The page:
Encouraging Your Late or Reluctant Reader: How My Child Caught Up

As avid lifelong readers, my husband and I were very excited to share our favorite childhood books and explore new ones with our sons. Our older son loved books and figured out how to read very early. Our very bright, energetic younger son had little patience or interest in books aside from a comforting bedtime routine with Goodnight Moon. He would run off within a few minutes of story time, bored easily. In kindergarten, he knew the letters but had little patience for figuring how to put them together or decipher them for writing and reading. And he saw no particular reason to share with his teacher that he knew the letters, preferring a run and avoid approach to classroom learning.

Flash forward to today as a straight A middle school student in honors science and accelerated math. How did we/he make the transition?

Here are my tips for encouraging a late or reluctant reader from my Mom experience:

young child at reading nookFind books related to their interests. My son loved pirates and castles so I looked for action packed stories to capture his imagination.

Kids usually love humor served with a side of snarky. While it would be nice to feed our kids a steady diet of thoughtful reading, entrancing them with humor can be well worth giving them a practical albeit offbeat reason to want to look at a book. For example, Mo Willems’ Elephant and Piggie series is great for kids just starting to read but who are easily bored by typical starting readers.

Try different genres, authors, styles and topics. Sometimes kids surprise us. What we thought they would like leaves them cold but something else engages them that we brought home in a whim.

A great library with a strong children’s department is your best ally. The children’s librarian can be an awesome resource for cool books on any given topic, as can sites like Amazon. And since we need to test different books to see what works, getting an assortment from the library is a lifesaver. The stack of rejected books would have been a big (and expensive) disappointment had I (ouch) bought them all. Scholastic’s web site with their guided reading range search capability is another handy tool.

Read regularly with your child, even if just for very short periods of time. Take turns reading and ask predictive questions that help your child think about the meaning of the book. For example,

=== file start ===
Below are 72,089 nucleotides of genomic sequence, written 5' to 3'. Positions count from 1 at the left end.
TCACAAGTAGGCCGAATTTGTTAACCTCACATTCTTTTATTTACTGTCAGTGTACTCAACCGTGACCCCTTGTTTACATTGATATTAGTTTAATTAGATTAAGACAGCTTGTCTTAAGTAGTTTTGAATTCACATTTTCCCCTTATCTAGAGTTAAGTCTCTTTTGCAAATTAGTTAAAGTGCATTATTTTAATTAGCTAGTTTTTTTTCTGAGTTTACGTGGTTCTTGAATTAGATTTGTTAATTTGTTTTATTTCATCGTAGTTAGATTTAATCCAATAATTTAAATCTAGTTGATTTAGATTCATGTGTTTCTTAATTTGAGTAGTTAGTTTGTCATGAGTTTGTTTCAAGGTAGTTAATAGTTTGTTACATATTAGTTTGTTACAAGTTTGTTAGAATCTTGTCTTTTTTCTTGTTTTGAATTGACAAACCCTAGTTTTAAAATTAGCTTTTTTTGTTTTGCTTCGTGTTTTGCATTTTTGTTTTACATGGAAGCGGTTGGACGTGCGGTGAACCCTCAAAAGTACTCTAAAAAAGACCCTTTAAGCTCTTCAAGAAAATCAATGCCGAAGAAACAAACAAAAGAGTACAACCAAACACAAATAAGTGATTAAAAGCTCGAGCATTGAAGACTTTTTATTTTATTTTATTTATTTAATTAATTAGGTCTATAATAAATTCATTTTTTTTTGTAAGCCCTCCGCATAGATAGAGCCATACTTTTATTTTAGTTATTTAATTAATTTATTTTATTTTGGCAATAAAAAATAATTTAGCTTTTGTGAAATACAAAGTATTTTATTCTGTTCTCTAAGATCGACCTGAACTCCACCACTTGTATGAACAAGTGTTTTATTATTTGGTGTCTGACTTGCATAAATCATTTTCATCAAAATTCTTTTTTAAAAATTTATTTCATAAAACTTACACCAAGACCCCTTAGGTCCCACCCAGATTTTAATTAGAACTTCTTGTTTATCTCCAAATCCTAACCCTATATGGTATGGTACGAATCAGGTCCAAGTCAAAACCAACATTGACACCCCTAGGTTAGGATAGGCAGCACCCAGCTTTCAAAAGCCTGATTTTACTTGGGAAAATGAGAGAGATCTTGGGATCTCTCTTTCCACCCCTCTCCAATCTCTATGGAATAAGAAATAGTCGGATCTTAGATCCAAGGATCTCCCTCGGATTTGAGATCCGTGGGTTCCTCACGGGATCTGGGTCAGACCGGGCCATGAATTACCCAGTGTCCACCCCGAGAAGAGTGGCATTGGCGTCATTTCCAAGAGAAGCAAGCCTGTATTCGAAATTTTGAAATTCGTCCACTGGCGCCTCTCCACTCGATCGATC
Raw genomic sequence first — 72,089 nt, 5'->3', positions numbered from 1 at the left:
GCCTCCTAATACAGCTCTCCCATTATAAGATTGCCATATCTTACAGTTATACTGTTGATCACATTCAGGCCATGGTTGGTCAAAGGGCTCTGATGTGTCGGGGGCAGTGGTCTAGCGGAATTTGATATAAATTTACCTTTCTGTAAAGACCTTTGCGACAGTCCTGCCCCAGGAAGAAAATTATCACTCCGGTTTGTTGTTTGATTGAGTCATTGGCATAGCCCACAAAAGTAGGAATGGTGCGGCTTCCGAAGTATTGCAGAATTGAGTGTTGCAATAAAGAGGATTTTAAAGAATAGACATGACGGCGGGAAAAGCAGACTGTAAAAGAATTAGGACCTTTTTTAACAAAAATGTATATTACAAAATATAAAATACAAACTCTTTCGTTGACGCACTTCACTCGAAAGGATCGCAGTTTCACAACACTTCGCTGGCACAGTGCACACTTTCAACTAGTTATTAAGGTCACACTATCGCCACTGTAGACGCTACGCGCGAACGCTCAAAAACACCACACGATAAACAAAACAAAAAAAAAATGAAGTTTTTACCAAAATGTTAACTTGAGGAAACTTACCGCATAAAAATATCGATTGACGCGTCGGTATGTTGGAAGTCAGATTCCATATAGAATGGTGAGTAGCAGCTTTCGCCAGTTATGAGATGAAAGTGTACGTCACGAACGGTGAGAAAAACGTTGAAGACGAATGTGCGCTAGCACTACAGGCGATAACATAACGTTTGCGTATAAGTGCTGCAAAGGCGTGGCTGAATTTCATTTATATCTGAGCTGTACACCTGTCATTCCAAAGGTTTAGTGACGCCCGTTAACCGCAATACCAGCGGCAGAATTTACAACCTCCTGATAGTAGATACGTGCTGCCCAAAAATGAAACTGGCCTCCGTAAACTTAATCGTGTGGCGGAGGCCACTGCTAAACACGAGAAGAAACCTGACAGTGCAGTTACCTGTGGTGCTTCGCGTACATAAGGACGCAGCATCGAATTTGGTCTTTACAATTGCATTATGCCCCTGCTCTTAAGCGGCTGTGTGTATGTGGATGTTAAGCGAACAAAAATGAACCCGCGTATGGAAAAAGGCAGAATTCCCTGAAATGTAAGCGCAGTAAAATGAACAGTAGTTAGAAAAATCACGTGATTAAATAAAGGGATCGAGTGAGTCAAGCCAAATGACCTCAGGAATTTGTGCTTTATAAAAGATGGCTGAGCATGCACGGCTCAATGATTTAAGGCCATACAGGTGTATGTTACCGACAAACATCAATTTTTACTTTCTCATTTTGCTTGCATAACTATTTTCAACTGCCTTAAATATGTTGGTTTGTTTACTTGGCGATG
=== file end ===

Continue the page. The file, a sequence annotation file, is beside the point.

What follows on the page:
• “What do you think happens next?”

  • “Why do you think [name of main character] did that?”

  • “Who is your favorite character and why?”

  • “What is your favorite part of the book?”

Set up a cozy reading nook or other area of your home that encourages reading. Place a small assortment of appealing, developmentally appropriate books near by.

Model reading yourself (and any other influential adults in your child’s life). If your child never sees you read unless it’s your iPhone, they’re getting the message that reading isn’t that important to you. Reading an e-book or a traditional book or article speaks louder than words about how important you think reading is.

Explore books with fun activities that your child likes, anything from arts and crafts, recipes, nature walks or scavenger hunts. Reading and parenting blogs and Pinterest boards can be great resources for ideas.

Make up silly stories together based on a favorite book’s theme. For example, my son loved the If You Give a Mouse a Cookie series, so we would make up funny riffs on the same theme together.

Have your child assessed if you or your child’s teacher thinks his or her delay is significant. From my mom experience, children can have trouble learning to read for different reasons. It is important to ensure that reason isn’t a learning disability or other challenge. For many kids it can just be a delay which calls for more time and effort to help them learn. If your school has a reading teacher, chat with them for advice and tips.


What have you found most helpful to encourage your child to develop their reading skills and a passion for reading?



Here are ideas for books from our experiences:


Adventure Books –

Everything I Know About Pirates by Tom Lichtenheld

Captain No Beard: An Imaginary Tale of a Pirate’s Life by Carole P. Roman


Funny Books –

Elephant and Piggie early reader series by Mo Willems such as There Is a Bird on Your Head! and Pigs Make Me Sneeze! Easy, funny first readers for kids easily bored by typical fare

These favorite picture books are a great way to engage kids in reading together:


Chapter Books:

My Weird School and then My Weird School Daze series by Dan Gutman are great chapter book series for kids who are not engaged in typical books because they are goofy and impertinent. For example Book #1 of each: Miss Daisy Is Crazy! and Mrs. Dole Is Out of Control.

Amelia Bedelia books by Herman Parish, bonus is they are great for kids on the autism spectrum or with other disabilities who tend to think literally to teach them implications and deeper meanings




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